Mellisa said…
What math program would you suggest for a homeschooled child who has ADD or problems remembering math facts?
Jennifer said…
Praise God!! Everyone always looks at me like I'm a martian when I say I hated Saxon. We used it for first grade, and I spent more time deciding how to tweak it than I did using it because we were sooooo bored! I also think the price is ridiculous! We've been loving Singapore, but if we ever decided to change, I'll definitely check out Math Mammoth. Thank you for articulating the problems with Saxon so well!

Jennifer
Maria Miller said…
Mellisa,

I am no expert on ADD or what kind of math program would be the best for such children.

However, in general I feel that kids with ADD and ADHD should still be taught math from a conceptual basis.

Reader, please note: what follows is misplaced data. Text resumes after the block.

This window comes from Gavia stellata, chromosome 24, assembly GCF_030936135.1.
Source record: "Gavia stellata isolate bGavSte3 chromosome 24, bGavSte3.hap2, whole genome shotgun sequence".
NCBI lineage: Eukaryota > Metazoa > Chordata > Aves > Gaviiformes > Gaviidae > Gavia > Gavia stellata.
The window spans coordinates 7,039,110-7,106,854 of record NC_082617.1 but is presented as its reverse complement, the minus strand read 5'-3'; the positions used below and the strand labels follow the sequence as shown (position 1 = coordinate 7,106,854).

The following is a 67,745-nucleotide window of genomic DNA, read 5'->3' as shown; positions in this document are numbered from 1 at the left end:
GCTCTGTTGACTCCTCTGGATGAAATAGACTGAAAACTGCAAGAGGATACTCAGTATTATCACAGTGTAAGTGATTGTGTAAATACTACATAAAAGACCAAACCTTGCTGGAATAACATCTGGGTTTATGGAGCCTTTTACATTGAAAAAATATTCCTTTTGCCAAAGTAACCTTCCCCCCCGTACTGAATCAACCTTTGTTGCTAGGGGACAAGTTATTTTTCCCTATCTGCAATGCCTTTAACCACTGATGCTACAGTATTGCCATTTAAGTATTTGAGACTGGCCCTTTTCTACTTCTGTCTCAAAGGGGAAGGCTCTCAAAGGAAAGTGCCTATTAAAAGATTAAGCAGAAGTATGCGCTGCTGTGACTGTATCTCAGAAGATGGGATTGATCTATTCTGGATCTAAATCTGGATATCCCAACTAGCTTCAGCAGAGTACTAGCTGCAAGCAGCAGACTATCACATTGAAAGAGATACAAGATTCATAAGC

Similarly for math facts, one would teach them as structures, tying the facts in with concepts. See my articles on math facts for this.

Additionally there are lots of other ways to help cement the facts. Software and games are the standard approach. Some people toss a ball back and forth while reciting and practicing the facts. Some post large posters on the wall. Some have kids copy them on paper... all kinds of creative ideas.

You can subscribe to the Living Math Forum yahoo group and search their archives for more.
mikeandrenee said…
I think Saxon is a good choice for grades K-6 but the model is less than preferable for grades 7-12.